But the problem with this logic is that if Coleman was right, then this type of radical reform might actually make things worse.  Klein is concerned that school leaders will not try very hard if they think that the in-school influence is limited or that they will celebrate and then stop trying after they have achieved marginal results.  But being pleased with realistic success is better than having even less success while attempting reckless solutions.  When Klein says that people who agree that schools are somewhat limited in what the can accomplish will be satisfied when they accomplish that ‘little bit’ he assumes that the radical and, I believe, reckless reforms will accomplish more than that ‘little bit.’  But so far, they have not.  Not only have they not accomplished a ‘little bit’ in the short term (unless you count some very creative definitions of ‘success’), but in the long term I see these reforms as ultimately harming the kids they were supposed to help.  Teaching becomes a temp job.  Schools become test-prep factories.  This is not what got us to have the top universities in the world.

I like analogies, so I’ll try a new one here.  The ed reform wars remind me of a baseball game where a team is down by ten runs.  The players will tell each other, “Don’t try to hit home runs.  Just get on base.”  Though this isn’t a radical reckless plan, it is the one that has the best chance of winning the game.  This is how I feel our education strategy should be when faced with the fact that poverty is destiny.  The ‘reformers’ would say that the best strategy is for everyone to try to hit homeruns.  And in theory, at least, IF it worked, they would win the game.  But it is a strategy that is extremely unlikely to work.  Yes, in theory scaring all the lazy teachers (and yes, I have known a few and have even been a little tired myself once or twice in my career) into working a little harder, putting an extra hour into planning lessons at night — it ‘might’ increase outcomes.  But it is proving to make people want to leave the profession or to game the system by teaching to the test.

And I think that everyone agrees that there is ‘some’ limit to what schools can overcome.  It really is just a matter of degree.  What do KIPP schools do when kids get addicted to drugs, get pregnant, or join gangs?  Are we to believe that they prevent 100% of their students from having these issues?  And though the ‘no excuses’ reformers claim never to use poverty as an excuse, why do they now hail ‘miracle schools’ that merely beat the average for their demographic, rather than the average across all demographics?  And why did KIPP use the ‘excuse’ that they were unable to find the right leader for the one and only ‘turnaround’ effort they tried at Cole Middle School in Denver when they attempted to keep the same kids who were already in that school rather than have the lottery that benefits from self-selection?

Denying the pretty obvious conclusion of The Coleman Report and using skewed statistics to ‘prove’ that schools have the ability to overcome every problem of every kid — without needing extra resources, has driven The United States mad with testing.  This country is suffering from a serious case of Testicular Cancer.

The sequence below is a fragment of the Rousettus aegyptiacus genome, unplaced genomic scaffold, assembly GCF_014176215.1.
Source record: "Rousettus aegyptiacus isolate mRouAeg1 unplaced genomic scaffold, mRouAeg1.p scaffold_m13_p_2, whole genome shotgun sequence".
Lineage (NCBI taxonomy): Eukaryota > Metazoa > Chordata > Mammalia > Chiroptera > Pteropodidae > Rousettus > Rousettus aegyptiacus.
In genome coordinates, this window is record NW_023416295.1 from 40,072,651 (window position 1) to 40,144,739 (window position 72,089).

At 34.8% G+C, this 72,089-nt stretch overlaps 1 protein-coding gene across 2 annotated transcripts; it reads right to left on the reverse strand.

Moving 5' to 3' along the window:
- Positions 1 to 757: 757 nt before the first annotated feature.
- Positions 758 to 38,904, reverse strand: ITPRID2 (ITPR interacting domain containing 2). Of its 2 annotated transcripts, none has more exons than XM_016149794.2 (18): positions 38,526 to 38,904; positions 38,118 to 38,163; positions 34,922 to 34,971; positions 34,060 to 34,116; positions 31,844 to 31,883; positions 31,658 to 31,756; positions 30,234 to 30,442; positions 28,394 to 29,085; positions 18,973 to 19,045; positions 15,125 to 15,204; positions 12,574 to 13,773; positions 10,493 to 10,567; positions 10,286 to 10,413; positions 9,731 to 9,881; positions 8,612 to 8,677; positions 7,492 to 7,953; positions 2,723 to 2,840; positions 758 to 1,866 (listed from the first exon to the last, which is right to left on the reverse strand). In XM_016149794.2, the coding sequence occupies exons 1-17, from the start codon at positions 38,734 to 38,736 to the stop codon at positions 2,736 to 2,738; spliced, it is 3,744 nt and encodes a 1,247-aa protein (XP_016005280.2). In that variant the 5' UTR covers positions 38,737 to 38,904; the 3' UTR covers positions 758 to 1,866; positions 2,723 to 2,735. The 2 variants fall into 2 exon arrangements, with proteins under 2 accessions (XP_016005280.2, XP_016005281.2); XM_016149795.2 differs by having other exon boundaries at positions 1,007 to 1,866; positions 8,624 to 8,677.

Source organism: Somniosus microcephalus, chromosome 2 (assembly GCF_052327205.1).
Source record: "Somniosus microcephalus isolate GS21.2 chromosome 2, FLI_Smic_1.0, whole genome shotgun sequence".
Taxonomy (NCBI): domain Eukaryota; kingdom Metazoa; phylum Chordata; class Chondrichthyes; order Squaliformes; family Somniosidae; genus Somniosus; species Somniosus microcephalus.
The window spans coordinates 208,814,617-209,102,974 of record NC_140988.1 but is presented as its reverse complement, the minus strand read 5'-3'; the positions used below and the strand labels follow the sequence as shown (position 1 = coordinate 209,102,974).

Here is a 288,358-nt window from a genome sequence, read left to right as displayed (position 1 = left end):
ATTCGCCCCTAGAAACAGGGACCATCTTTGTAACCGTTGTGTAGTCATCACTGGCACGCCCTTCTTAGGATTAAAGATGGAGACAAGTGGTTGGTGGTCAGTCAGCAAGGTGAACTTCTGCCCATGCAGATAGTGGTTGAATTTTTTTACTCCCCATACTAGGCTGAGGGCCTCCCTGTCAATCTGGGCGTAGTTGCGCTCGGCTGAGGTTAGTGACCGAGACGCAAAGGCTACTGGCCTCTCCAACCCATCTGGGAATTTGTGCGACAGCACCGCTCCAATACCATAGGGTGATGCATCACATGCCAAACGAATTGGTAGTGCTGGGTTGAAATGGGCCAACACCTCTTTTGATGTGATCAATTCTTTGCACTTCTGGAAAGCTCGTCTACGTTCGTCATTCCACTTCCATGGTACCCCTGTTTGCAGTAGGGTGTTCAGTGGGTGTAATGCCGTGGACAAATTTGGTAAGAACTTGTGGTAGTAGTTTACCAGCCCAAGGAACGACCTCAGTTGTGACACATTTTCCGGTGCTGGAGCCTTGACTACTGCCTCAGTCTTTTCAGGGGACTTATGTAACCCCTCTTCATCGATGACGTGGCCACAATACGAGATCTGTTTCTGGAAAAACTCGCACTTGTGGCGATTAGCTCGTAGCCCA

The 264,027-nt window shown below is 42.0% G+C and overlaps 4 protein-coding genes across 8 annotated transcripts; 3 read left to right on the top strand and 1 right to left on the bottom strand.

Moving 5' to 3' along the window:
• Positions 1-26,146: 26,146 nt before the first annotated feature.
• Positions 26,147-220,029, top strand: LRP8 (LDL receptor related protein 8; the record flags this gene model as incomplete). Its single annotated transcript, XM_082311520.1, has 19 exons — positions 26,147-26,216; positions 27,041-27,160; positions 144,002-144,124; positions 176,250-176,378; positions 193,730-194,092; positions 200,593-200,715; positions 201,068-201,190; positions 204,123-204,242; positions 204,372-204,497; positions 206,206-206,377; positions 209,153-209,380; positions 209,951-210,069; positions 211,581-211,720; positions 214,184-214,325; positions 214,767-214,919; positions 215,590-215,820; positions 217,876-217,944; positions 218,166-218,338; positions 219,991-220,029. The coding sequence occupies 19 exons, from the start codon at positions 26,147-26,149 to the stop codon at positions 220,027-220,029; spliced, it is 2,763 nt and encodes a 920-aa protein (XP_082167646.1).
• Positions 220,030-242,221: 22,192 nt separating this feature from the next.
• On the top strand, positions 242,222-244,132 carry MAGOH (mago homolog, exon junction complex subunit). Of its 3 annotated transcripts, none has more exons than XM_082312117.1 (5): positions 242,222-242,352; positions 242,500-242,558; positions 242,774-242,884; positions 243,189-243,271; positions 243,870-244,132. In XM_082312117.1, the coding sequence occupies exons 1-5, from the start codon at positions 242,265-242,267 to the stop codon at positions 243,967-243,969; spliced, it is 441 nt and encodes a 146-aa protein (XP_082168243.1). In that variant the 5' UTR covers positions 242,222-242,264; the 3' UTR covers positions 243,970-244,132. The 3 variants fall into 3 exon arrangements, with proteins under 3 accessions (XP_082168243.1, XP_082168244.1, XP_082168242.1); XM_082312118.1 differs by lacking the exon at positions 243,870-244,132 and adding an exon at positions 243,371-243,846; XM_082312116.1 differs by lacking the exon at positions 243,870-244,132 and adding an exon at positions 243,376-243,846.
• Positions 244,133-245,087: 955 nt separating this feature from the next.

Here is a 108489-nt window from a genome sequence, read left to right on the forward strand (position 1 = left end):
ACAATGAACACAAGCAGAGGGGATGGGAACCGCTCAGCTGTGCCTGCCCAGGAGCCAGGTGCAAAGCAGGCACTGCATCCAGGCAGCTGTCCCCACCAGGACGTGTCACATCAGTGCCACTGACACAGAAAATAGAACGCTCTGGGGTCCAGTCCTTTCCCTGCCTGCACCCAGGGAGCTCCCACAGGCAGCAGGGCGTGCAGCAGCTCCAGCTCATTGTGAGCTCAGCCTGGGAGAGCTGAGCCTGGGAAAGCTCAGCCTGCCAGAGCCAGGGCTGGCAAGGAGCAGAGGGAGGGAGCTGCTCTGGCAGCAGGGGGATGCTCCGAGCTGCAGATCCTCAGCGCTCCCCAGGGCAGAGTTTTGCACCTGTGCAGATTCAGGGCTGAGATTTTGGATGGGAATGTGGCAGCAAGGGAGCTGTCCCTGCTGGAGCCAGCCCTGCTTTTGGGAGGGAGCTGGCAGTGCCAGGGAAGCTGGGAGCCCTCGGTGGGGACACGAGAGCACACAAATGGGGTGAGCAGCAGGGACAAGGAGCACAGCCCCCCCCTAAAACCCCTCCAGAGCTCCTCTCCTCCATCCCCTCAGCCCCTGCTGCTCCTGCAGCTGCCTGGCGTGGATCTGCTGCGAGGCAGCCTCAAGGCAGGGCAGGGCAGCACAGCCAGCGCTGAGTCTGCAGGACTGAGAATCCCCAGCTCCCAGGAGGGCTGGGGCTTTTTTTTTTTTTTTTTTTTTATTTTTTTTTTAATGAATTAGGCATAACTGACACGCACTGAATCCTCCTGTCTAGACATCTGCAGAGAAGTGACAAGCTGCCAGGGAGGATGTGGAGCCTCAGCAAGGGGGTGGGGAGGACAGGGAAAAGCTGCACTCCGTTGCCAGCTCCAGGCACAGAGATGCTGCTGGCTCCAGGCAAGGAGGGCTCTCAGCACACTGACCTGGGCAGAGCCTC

The thing everyone agrees on is that schools can be improved.  So ‘reformers’ think they can be improved a lot and I think they can only be improved a little.  But that doesn’t mean that I support using poverty as an ‘excuse’ for not trying to do better.  Nobody should ever not do the best they can, just because there is a feasible limit to what they can accomplish.  It is like if I own a coffee shop.  Even though I know that it is virtually impossible for me to make 100 million dollars a year, that doesn’t mean that I stop trying to maximize my profits.

We all want things to improve.  The strategies of the reformers have already made things worse, and it is time to hold them accountable for their lack of success.

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21 Responses to The Danger Of Denying The Coleman Report

  1. Terry says:

    Hasn’t TFA been around for twenty years? And their mission was to close the achievement gap? If you apply their high standards to themselves, they are abject failures.

    It is time to hold all these self proclaimed “reformers” accountable: Rhee, Bloomberg, Kopp, all Broad SFA’s, the list is endless. How long has Bloomberg had to ruin the city schools…isn’t the responsible at some point? Let’s calculate his VAM?

  2. Ed says:

    The reformers are hell-bent on putting themselves in Cooperstown while we’re all playing Moneyball.

  3. Yo Mista! says:

    Very well written. Thanks for the read.

  4. Pingback: Remainders: Teacher Olympics would test classroom acrobatics | GothamSchools

  5. Stefan Koster says:

    Thank you for these insights. I enjoy your posts a great deal, as I think they come from someone knowledgeable, smart and well versed in the educational drama that is surrounding us.

    My family lives in Manhattan and I have a daughter going into 6th grade middle school now. I have been researching Manhattan elementary and middle school district data for several years. From my vantage point I completely agree with your assessment that measurable, positive change cannot be achieved in leaps and bounds. It is incremental at best and takes many years to develop. My research shows that year in and year out, usually the same schools that were on top the previous year are on top again the following year. Same goes for the ones at the bottom.

    But there is one thing that I am keenly interested in and that nobody is discussing on any of the educational websites and blogs. Many years ago there was a man named Tony Alvarado. He has a controversial story, I know, and maybe that is why he is persona non grata. He was the superintendent of school district 4 (largely East Harlem), before becoming the first Hispanic school Chancellor in NYC from 1984 to 1985. From 1987 to 1998 he again took the position of superintendent, this time in school district 2 in Manhattan. How is it that this man and his team of administrators and educators were able to take D2 from the second worst school district in the city to the second best within a decade? How is it that the elementary and middle schools in D2 outshine most other school districts in Manhattan and beyond to this day (of course there are great individual schools in other districts)? Why does D2 have so much depth in good quality schools and such seemingly great homogeneity as a district?